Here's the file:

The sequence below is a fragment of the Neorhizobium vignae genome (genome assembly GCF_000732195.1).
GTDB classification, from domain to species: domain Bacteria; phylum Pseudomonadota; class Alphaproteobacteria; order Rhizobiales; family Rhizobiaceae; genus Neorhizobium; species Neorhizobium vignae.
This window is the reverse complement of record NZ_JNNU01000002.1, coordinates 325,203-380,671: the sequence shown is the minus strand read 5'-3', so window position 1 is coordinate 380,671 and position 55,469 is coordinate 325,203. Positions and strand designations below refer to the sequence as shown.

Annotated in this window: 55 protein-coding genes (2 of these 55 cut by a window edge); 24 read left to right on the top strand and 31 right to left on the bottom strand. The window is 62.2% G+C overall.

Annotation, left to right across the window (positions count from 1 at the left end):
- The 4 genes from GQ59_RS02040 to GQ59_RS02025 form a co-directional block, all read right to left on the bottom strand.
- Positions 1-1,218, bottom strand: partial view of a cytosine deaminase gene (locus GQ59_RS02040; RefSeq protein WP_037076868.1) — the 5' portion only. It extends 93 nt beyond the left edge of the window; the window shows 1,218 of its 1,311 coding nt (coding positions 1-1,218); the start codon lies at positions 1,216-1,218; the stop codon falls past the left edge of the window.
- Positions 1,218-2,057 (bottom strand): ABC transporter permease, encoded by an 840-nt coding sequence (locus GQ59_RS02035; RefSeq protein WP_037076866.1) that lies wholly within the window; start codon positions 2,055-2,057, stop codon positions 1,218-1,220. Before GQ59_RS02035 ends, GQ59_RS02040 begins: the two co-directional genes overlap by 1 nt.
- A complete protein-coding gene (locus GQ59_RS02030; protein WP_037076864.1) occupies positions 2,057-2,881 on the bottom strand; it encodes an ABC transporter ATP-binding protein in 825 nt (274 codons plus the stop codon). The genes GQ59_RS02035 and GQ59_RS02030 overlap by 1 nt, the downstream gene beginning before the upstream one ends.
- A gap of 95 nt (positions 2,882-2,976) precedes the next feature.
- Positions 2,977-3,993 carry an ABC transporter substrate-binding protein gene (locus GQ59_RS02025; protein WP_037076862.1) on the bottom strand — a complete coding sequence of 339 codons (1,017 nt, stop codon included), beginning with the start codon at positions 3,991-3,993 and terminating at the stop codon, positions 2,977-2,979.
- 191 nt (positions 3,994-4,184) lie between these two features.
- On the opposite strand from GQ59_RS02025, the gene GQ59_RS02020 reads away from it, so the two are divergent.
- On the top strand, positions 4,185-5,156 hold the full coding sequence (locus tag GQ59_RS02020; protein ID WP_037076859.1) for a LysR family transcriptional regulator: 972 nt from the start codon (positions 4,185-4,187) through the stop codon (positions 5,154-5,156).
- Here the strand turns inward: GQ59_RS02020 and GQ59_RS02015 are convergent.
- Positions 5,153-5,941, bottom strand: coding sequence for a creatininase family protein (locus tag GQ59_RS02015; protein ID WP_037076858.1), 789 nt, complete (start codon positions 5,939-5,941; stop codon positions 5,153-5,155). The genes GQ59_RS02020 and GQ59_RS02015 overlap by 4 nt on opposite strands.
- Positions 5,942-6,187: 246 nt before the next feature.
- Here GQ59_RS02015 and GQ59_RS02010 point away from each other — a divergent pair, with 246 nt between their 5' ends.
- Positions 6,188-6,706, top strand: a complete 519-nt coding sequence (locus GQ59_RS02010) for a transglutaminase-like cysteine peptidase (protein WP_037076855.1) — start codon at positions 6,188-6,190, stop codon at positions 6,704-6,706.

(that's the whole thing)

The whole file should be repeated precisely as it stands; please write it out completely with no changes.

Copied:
The sequence below is a fragment of the Neorhizobium vignae genome (genome assembly GCF_000732195.1).
GTDB classification, from domain to species: domain Bacteria; phylum Pseudomonadota; class Alphaproteobacteria; order Rhizobiales; family Rhizobiaceae; genus Neorhizobium; species Neorhizobium vignae.
This window is the reverse complement of record NZ_JNNU01000002.1, coordinates 325,203-380,671: the sequence shown is the minus strand read 5'-3', so window position 1 is coordinate 380,671 and position 55,469 is coordinate 325,203. Positions and strand designations below refer to the sequence as shown.

Annotated in this window: 55 protein-coding genes (2 of these 55 cut by a window edge); 24 read left to right on the top strand and 31 right to left on the bottom strand. The window is 62.2% G+C overall.

Annotation, left to right across the window (positions count from 1 at the left end):
- The 4 genes from GQ59_RS02040 to GQ59_RS02025 form a co-directional block, all read right to left on the bottom strand.
- Positions 1-1,218, bottom strand: partial view of a cytosine deaminase gene (locus GQ59_RS02040; RefSeq protein WP_037076868.1) — the 5' portion only. It extends 93 nt beyond the left edge of the window; the window shows 1,218 of its 1,311 coding nt (coding positions 1-1,218); the start codon lies at positions 1,216-1,218; the stop codon falls past the left edge of the window.
- Positions 1,218-2,057 (bottom strand): ABC transporter permease, encoded by an 840-nt coding sequence (locus GQ59_RS02035; RefSeq protein WP_037076866.1) that lies wholly within the window; start codon positions 2,055-2,057, stop codon positions 1,218-1,220. Before GQ59_RS02035 ends, GQ59_RS02040 begins: the two co-directional genes overlap by 1 nt.
- A complete protein-coding gene (locus GQ59_RS02030; protein WP_037076864.1) occupies positions 2,057-2,881 on the bottom strand; it encodes an ABC transporter ATP-binding protein in 825 nt (274 codons plus the stop codon). The genes GQ59_RS02035 and GQ59_RS02030 overlap by 1 nt, the downstream gene beginning before the upstream one ends.
- A gap of 95 nt (positions 2,882-2,976) precedes the next feature.
- Positions 2,977-3,993 carry an ABC transporter substrate-binding protein gene (locus GQ59_RS02025; protein WP_037076862.1) on the bottom strand — a complete coding sequence of 339 codons (1,017 nt, stop codon included), beginning with the start codon at positions 3,991-3,993 and terminating at the stop codon, positions 2,977-2,979.
- 191 nt (positions 3,994-4,184) lie between these two features.
- On the opposite strand from GQ59_RS02025, the gene GQ59_RS02020 reads away from it, so the two are divergent.
- On the top strand, positions 4,185-5,156 hold the full coding sequence (locus tag GQ59_RS02020; protein ID WP_037076859.1) for a LysR family transcriptional regulator: 972 nt from the start codon (positions 4,185-4,187) through the stop codon (positions 5,154-5,156).
- Here the strand turns inward: GQ59_RS02020 and GQ59_RS02015 are convergent.
- Positions 5,153-5,941, bottom strand: coding sequence for a creatininase family protein (locus tag GQ59_RS02015; protein ID WP_037076858.1), 789 nt, complete (start codon positions 5,939-5,941; stop codon positions 5,153-5,155). The genes GQ59_RS02020 and GQ59_RS02015 overlap by 4 nt on opposite strands.
- Positions 5,942-6,187: 246 nt before the next feature.
- Here GQ59_RS02015 and GQ59_RS02010 point away from each other — a divergent pair, with 246 nt between their 5' ends.
- Positions 6,188-6,706, top strand: a complete 519-nt coding sequence (locus GQ59_RS02010) for a transglutaminase-like cysteine peptidase (protein WP_037076855.1) — start codon at positions 6,188-6,190, stop codon at positions 6,704-6,706.